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Géorgie


  • 31-July-2020

    English

    Georgia 2020 - Energy Policy Review

    The International Energy Agency (IEA) conducts in-depth peer reviews of the energy policies of its members and non-member countries. This process supports a holistic approach to energy policy development and encourages the exchange of international best practices and experiences. This report is the first in-depth review conducted by the EU4Energy programme (implemented by the IEA and the European Union) in the 2019-2021 cycle. It updates and extends the analysis of energy policies in the countries of Eastern Europe, Caucasus and Central Asia that the IEA conducted in 2015. Since the 2015 review, Georgia has made solid progress in improving both the security and sustainability of its energy supply. The country entered into the EU-Georgia Association Agreement in 2016 and become a Contracting party of the Energy Community Treaty in 2017. Since then, it has made significant legal and institutional reforms demonstrating the government’s commitment to align its energy sector with EU regulations for electricity and gas markets, security of supply, renewable energy, energy efficiency and statistics. The energy sector has been instrumental in establishing Georgia’s overall economic policy focused on creating a liberalised environment through minimal state interference, deregulation, privatisation, reduced and simplified licensing and taxation, and free trade, earning the country the reputation of a 'star reformer'. Taking advantage of its favourable geographical situation, Georgia plays an important role in the regional trade of electricity, oil and natural gas. Nevertheless, Georgia is still confronted with many challenges in its transition to a more secure, sustainable and affordable energy future. The government recognises most of them and is considering various measures to address them. There is room for the further strengthening of the country’s long-term energy strategy, raising institutional capacity and improving coordination between stakeholders to develop policies based on solid analysis of supply-demand trends and alternative scenario models. More efforts could be made to develop effective secondary legislation to accelerate the implementation of the EU energy acquis, and to gradually phase out implicit subsidies and cross-subsidies in the electricity and gas sectors. In this report, the IEA provides recommendations for further improvements of Georgia’s policies to help the country guide the transformation of its energy sector.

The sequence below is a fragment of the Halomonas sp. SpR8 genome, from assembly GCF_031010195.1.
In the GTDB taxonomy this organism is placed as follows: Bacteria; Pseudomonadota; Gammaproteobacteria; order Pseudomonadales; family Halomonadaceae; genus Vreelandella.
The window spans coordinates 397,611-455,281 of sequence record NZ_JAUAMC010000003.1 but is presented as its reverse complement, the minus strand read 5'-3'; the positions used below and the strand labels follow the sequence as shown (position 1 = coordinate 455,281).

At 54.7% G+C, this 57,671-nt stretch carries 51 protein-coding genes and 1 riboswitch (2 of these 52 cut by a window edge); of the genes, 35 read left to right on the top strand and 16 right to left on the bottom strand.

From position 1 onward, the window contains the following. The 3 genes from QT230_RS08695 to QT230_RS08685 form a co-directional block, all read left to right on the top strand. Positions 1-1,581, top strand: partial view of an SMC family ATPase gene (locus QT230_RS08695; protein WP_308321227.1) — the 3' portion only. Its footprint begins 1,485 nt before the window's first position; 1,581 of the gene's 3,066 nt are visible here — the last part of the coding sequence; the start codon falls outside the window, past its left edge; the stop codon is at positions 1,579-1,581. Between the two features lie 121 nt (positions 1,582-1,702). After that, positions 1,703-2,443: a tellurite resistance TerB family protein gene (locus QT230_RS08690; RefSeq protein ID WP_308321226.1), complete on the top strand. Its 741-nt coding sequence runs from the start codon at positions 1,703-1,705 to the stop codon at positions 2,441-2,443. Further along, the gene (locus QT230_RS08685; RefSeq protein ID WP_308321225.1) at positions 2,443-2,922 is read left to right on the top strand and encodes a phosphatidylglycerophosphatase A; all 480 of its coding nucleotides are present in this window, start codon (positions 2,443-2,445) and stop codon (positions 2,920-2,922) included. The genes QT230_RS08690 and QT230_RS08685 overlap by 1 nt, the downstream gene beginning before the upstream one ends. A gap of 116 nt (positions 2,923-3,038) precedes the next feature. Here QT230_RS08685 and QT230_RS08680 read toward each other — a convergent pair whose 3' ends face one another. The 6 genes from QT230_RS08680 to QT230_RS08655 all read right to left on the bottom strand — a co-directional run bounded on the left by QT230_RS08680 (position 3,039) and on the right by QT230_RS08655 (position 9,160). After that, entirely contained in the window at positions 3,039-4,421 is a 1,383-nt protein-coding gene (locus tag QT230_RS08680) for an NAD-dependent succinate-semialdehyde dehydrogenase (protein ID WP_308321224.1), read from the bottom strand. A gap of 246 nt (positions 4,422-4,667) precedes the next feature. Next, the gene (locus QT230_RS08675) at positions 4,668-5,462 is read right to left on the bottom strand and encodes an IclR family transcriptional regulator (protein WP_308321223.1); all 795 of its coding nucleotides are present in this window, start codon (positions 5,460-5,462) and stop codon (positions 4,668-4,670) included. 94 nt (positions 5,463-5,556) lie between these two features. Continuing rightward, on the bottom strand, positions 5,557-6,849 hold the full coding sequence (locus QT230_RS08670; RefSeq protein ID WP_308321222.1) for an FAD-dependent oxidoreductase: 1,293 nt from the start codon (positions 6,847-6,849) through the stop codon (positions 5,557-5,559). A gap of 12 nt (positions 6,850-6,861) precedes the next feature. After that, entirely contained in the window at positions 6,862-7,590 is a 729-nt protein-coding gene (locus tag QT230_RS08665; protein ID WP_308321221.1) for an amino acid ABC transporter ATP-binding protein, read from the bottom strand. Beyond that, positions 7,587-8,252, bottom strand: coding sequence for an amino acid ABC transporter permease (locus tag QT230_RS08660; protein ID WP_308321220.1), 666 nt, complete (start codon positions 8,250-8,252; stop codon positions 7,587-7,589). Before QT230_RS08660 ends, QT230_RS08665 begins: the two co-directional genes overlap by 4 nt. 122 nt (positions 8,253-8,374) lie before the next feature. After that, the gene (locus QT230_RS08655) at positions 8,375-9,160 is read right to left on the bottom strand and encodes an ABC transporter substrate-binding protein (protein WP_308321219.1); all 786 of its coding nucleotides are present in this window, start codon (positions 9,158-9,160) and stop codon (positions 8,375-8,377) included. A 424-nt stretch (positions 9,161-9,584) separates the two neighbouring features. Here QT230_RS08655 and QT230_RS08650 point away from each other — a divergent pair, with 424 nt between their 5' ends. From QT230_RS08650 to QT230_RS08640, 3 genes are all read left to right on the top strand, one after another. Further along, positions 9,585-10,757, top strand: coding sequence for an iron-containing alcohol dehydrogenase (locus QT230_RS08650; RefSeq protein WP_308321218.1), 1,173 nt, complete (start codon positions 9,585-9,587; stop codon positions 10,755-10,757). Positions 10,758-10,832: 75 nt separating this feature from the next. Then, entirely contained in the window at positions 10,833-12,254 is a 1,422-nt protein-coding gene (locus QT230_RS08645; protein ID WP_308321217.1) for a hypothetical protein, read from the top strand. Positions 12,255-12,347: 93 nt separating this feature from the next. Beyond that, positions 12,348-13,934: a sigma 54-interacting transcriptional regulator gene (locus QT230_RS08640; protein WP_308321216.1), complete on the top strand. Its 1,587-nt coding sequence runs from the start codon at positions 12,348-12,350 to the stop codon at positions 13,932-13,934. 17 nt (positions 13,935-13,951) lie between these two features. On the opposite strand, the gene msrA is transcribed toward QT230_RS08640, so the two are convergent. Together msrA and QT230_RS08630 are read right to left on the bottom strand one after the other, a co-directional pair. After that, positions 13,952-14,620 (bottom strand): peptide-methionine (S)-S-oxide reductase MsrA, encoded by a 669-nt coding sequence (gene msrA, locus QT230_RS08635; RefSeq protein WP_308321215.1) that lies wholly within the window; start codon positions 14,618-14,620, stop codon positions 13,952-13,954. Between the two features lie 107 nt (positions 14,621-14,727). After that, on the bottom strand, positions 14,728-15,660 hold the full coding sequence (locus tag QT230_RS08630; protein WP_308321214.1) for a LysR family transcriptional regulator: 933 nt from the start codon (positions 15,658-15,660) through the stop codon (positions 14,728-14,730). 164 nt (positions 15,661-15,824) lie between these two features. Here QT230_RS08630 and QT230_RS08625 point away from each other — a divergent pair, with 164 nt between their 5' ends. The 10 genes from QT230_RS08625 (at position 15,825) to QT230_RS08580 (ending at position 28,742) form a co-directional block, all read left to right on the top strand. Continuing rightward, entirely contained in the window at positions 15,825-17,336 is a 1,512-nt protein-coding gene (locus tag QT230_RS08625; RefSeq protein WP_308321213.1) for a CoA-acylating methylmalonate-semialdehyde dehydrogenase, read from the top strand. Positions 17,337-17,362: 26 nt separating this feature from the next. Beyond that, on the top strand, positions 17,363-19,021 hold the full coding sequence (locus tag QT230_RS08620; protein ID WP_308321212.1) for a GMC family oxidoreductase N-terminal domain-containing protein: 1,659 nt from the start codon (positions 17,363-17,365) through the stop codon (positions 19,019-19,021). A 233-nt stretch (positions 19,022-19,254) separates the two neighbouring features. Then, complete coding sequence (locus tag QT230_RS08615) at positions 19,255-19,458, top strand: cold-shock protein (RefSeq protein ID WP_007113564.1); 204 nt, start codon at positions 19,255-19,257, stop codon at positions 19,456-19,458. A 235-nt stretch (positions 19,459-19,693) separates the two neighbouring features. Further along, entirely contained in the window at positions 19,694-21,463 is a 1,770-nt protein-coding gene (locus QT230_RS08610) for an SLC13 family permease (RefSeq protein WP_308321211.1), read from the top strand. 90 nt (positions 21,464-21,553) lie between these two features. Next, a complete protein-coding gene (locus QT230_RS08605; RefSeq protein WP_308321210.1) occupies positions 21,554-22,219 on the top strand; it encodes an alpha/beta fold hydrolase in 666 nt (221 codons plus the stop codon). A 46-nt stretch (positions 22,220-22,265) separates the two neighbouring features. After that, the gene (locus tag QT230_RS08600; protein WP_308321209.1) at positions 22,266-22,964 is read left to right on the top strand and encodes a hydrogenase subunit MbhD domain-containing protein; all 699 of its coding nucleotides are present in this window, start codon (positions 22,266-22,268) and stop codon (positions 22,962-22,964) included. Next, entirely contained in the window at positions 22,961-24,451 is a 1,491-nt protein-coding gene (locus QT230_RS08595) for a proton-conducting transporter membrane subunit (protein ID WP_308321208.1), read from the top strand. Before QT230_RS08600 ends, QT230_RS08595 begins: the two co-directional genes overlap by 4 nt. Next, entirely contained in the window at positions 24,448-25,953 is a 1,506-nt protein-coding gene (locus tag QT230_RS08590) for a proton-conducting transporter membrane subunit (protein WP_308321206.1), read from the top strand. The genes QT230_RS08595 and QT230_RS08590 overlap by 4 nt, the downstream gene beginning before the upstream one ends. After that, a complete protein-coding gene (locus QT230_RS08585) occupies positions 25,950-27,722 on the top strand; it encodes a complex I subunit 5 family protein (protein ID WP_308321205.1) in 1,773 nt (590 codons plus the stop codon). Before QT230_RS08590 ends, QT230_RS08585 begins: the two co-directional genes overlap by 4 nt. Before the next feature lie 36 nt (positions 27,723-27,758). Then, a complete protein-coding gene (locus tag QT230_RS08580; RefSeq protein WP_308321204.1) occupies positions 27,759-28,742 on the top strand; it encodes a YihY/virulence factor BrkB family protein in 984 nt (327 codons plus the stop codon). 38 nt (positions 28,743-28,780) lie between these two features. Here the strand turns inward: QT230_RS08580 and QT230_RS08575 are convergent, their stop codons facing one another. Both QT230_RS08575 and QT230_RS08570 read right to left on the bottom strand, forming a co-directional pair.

• 11-June-2020

    English

    Greening Economies in the European Union's Eastern Neighbourhood: OECD Green Growth Indicators

    The "Greening Economies in the European Union's Eastern Neighbourhood" (EaP GREEN) programme assists six countries of the European Union Eastern Neighbourhood Partnership in progressing faster towards a green economy framework. Find out more on the OECD’s set of Green Growth Indicators for Armenia, Azerbaijan, Belarus, Georgia, Moldova and Ukraine.

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  • 10-June-2020

    English

    EU4Environment

    The “European Union for Environment” Action aims to help six Eastern partner countries: Armenia, Azerbaijan, Belarus, Georgia, Republic of Moldova, Ukraine, preserve their natural capital and increase people's environmental well-being, and is structured around five topics: Greener decision-making; Circular economy and new growth opportunities; Environmental level playing field; Ecosystem services and livelihoods...

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  • 29-May-2020

    English

    EU4Environment virtual consultation with Georgia

    On 29 May 2020, the EU4Environment Implementing Partners, jointly with the Ministries of Environmental Protection and of Economy, European Commission and EU Delegation in Georgia, held a virtual consultation. The objectives were to review the in-country situation in light of COVID-19; present progress with EU4Environment implementation in each EaP country; discuss plans for the rest of the year in light of the COVID-19 pandemic.

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  • 17-March-2020

    English

    Eastern and South‐Eastern Europe Competition Update: OECD/Hungary Centre Newsletter

    Published regularly, this newsletter reports on the activities of the OECD/GVH Regional Centre for Competition. It provides information about recent cases and developments in the participating economies in Eastern and South-Eastern Europe.